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Beyoncé diet plan ‘could be dangerous’

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A diet endorsed by US pop singer Beyoncé “could be dangerous,” the British Association for Nutrition and Lifestyle Medicine has told the BBC’s Victoria Derbyshire programme.

Subscribers to the 22-day plan pay $14 (£11.50) to access plant-based recipes.

But nutritionist Daniel O’Shaughnessy says the diet could lead to “nutritional deficiencies”.

Beyoncé’s trainer Marco Borges said the singer was “mindful of the importance of proper nutrition and exercise”.

‘I’m hungry’

The original diet was created in 2013 but the singer is now promoting Beyoncé’s Kitchen, the plan she followed in preparation for her comeback performance at the 2018 Coachella festival after having twins.

A promotional video released on her YouTube channel last month opens with a clip from her Homecoming film, showing her stepping on to some scales and saying her weight is “every woman’s worst nightmare”.

The video has been viewed 1.7 million times.

Beyoncé also says to reach her goals she must limit herself to “no bread, no carbs, no sugar, no dairy, no meat, no fish, no alcohol… and I’m hungry”. She followed the plan for 44 days.

‘Vegg sandwich’

Her plan was devised by 22 Days Nutrition founder Borges, whom she describes as her “friend, trainer, exercise physiologist and New York Times bestselling author”.

Mr O’Shaughnessy questioned its stated nutritional values.

For example, one of the recipes, a “vegg sandwich” containing 36g (1oz) of protein, actually contained just 24g, he said.

While another, a green smoothie, contained eight teaspoons of sugar.

Animal products

The NHS recommends men consume 2,500 calories a day and women 2,000 – but the diet supplies just 1,400.

“This is quite low for anyone, users will feel tired and exhausted particularly when adding in the exercise,” Mr O’Shaughnessy said.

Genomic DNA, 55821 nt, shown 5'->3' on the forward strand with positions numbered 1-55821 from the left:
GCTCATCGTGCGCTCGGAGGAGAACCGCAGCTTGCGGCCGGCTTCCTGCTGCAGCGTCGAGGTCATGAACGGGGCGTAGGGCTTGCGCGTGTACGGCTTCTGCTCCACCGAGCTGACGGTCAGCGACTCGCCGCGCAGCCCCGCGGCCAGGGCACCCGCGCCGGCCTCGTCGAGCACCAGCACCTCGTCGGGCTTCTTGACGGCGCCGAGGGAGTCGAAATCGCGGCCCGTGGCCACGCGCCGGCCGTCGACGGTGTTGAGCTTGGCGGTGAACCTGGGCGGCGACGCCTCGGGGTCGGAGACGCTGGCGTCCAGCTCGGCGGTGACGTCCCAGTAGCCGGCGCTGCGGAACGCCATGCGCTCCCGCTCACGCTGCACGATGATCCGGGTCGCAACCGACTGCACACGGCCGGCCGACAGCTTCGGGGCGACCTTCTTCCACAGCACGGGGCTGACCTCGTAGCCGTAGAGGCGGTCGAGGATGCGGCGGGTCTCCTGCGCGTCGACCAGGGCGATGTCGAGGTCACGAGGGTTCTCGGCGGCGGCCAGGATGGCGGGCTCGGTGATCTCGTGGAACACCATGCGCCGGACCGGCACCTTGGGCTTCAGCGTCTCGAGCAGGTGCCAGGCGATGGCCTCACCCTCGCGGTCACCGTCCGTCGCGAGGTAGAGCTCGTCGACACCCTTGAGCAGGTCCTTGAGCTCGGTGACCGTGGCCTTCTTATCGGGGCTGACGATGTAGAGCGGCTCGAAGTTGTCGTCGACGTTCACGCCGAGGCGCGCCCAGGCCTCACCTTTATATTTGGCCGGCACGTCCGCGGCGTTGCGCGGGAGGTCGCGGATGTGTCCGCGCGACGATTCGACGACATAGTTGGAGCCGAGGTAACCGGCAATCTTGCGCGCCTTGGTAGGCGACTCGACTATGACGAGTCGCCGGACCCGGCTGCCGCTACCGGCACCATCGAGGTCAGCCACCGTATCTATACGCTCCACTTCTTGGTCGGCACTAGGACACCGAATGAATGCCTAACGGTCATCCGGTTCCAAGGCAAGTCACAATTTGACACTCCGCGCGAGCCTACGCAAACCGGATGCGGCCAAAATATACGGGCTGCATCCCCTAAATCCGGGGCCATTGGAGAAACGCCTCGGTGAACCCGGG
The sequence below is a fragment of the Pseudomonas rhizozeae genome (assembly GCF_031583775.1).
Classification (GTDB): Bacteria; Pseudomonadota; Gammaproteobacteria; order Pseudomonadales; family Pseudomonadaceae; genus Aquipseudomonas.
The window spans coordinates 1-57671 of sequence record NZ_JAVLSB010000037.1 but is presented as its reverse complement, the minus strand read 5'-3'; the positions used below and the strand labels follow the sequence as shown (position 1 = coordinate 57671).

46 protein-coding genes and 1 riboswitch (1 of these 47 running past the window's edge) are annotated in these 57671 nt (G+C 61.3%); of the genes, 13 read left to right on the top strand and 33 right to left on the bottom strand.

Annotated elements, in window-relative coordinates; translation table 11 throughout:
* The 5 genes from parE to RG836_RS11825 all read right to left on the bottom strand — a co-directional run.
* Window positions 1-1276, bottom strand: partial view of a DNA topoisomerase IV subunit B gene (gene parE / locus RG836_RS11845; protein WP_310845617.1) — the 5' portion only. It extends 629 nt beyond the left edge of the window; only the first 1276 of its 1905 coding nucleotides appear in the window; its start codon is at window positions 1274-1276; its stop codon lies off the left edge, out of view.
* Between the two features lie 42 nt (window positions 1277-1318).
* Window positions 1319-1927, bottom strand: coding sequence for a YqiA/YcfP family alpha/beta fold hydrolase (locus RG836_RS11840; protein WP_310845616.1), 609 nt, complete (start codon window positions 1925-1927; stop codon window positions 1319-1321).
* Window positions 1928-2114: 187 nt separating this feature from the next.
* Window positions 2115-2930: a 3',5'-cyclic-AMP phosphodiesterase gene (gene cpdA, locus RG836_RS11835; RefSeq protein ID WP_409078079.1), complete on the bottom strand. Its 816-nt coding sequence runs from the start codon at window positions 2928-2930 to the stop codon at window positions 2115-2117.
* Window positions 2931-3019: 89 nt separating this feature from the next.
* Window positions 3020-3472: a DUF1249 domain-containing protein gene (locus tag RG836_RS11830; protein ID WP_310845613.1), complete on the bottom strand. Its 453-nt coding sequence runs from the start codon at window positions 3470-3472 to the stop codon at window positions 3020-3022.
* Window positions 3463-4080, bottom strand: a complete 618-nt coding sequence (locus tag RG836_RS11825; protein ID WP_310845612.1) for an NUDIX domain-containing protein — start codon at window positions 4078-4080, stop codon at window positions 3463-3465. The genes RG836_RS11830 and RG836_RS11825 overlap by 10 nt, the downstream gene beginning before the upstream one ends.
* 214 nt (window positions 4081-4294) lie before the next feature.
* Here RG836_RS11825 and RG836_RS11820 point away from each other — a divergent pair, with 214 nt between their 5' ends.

“It could be dangerous for the average person to follow without a team of nutritionists and trainers like Beyoncé has.”

Excluding all animal products without any information on what nutritional issues the dieter may need to consider, such as replacing vitamin B12, iron or protein intake, was also problematic, Mr O’Shaughnessy said.

‘Easily susceptible’

And celebrities should be encouraging women to be comfortable with their bodies.

“Beyoncé is selling a dream,” Mr O’Shaughnessy said.

“This is worrying as she has a number of teenage followers who are easily susceptible.

“She is a gateway to millions of people.”

Beyoncé did not responded to a request for comment.

In a statement, Mr Borges, said: “Beyoncé used a combination of a whole food plant-based diet and daily exercise as part of her discipline and hard work in order to reach her personal goals in preparation for her Coachella performance…

“She achieved her goals successfully and was able to show up and give 100% for a performance which required nothing less.

“She continues to be mindful of the importance of proper nutrition and exercise as part of a healthy and happy lifestyle.

“We applaud her and are humbled by her courage to share her journey with others.”

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Radio 1 DJ: ‘I’m fighting now so other women won’t have to’

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Radio 1’s Tiffany Calver says she is constantly dealing with a feeling of “anxiety that comes from just trying to do my job”.

The 25-year-old became the first female DJ to host The Rap Show on Radio 1 and 1Xtra in January 2019.